European markets opened lower on Friday as investors wait to hear the outcome of the G20 finance leaders meeting in Moscow.
The Stoxx Europe 600 index opened 0.2% lower to 299.07 while Britain's FTSE 100 opened 0.3% lower in early deals.
Germany's DAX and France's CAC 40 opened 0.4% lower, Spain's IBEX 35 was down 0.27% and Italy's FTSE MIB was down 0.24%.
G20 finance ministers and centrals bank governors are expected to talk about market volatility in emerging markets, unemployment and the slow pace of economic recovery.
Finance leaders are also expected to discuss the repercussions of the US Federal Reserve's plans to prune its asset buys. The Fed still expects to start paring back on its $85bn a month bond-buying programme later this year but refuses to reveal when the planned reduction will take place.
Canada is tipped to back US plans to taper its quantitative easing programme by 2014 when it meets G20 leaders in Moscow this weekend.
The G20 will also want to hear from China this weekend about its plans to deal with the imbalances in its economy. Growth in the world's second largest economy is predicted to drop to a 23-year low in 2013.
Ahead of the G20 meet, US Treasury Secretary Jack Lew asked Europe to focus on boosting growth, just as President Obama has done since the 2008 financial crisis.
"The US is again a source of strength in the world economy, only five years after it was the centre of a global crisis. This has not happened by accident," Lew said in an op-ed published in the Financial Times on Thursday.
In company news, British mobile communications firm Vodafone will put out a trading statement during the day. Swedish Appliance maker Electrolux, security firm Assa Abloy, car maker Saab and truck manufacturer Scania will all report earnings.
In Asia and the US
In Asia, the Japanese Nikkei finished 1.48% lower on Friday. Australia's S&P/ASX index closed 0.46% lower while South Korea's Kospi ended 0.22% lower.
Earlier in Asia, markets were mixed on Friday, after a wave of selling pushed Japanese stocks to erase early gains, ahead of an election for parliament's upper house in Japan this weekend.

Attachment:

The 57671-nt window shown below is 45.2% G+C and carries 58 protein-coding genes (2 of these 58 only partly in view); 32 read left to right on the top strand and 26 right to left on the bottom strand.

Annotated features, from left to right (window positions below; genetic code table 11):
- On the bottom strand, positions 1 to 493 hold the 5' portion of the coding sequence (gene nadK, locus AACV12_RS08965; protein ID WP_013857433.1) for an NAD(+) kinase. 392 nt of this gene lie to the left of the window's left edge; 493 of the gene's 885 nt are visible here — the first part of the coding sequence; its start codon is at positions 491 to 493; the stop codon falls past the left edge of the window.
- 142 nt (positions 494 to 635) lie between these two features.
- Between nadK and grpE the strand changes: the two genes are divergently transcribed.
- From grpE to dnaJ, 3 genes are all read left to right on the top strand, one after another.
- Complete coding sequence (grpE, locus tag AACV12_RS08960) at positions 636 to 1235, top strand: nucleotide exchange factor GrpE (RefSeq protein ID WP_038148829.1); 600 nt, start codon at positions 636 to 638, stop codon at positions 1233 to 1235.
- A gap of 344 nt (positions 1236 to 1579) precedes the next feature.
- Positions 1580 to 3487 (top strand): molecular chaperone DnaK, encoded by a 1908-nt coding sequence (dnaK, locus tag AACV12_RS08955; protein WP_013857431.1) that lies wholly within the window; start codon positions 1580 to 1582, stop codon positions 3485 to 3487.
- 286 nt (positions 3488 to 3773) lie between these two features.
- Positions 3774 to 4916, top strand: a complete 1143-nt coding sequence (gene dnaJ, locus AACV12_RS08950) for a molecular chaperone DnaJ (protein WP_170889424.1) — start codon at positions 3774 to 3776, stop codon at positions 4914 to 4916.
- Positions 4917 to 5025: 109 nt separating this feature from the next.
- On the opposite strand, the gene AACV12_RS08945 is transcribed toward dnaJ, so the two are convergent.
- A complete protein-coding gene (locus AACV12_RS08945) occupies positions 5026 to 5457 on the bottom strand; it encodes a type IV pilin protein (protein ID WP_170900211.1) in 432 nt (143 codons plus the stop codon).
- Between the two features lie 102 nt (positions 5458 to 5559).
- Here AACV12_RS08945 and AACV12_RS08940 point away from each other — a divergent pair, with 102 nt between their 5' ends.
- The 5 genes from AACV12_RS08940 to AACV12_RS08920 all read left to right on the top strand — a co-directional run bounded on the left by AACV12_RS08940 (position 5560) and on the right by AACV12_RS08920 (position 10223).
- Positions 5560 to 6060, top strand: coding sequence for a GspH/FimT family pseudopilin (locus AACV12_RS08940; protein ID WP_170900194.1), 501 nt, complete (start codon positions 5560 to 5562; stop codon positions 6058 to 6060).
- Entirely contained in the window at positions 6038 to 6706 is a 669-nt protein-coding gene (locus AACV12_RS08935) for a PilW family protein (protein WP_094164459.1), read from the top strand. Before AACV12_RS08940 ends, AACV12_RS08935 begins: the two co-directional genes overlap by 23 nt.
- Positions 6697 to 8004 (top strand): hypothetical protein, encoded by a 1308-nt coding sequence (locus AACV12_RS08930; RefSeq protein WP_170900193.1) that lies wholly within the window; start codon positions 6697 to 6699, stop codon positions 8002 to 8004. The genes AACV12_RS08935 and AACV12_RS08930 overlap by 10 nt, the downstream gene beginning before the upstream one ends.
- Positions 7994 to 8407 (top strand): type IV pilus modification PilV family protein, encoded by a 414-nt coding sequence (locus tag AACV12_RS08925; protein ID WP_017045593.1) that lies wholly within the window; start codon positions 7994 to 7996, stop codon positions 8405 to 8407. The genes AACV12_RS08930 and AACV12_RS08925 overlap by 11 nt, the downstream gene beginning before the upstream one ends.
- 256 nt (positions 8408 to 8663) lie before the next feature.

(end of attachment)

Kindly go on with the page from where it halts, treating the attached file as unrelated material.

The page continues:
In Japan, a victory on Sunday will give Prime Minister Shinzo Abe control of the upper house of Parliament. His Liberal Democratic Party (LDP) already has a majority in the lower house.
A big victory for Abe would allow him to prioritise nationalist policies at the expense of painful structural reform, though the markets are hopeful such an outcome will not materialise, Reuters reported.
In the US, Wall Street indices ended higher with the Dow and S&P 500 logging record highs. Indices were buoyed by upbeat economic data and after US Federal Reserve chief Ben Bernanke said that "overall policy, including (the Fed's) rate policy, (was) going to remain highly accommodative," even as the central bank begins reducing its monthly asset buys.
Government data showed that weekly jobless claims in the US dropped to their lowest level in four months. Elsewhere, business activity in the mid-Atlantic region jumped to its highest level since March 2011, according to a survey by the Philadelphia Federal Reserve.
The Dow finished 78.02 points higher at 15,548.54. The S&P 500 ended 8.46 points higher at 1,689.37, while the Nasdaq closed 1.28 points higher at 3,611.28.
Earlier, the city of Detroit, the birthplace of the American auto industry, filed the largest municipal bankruptcy in US history. The stage is now set for a costly court battle with creditors as it opens a new chapter in the long struggle to revive the city's fortunes, Reuters reported.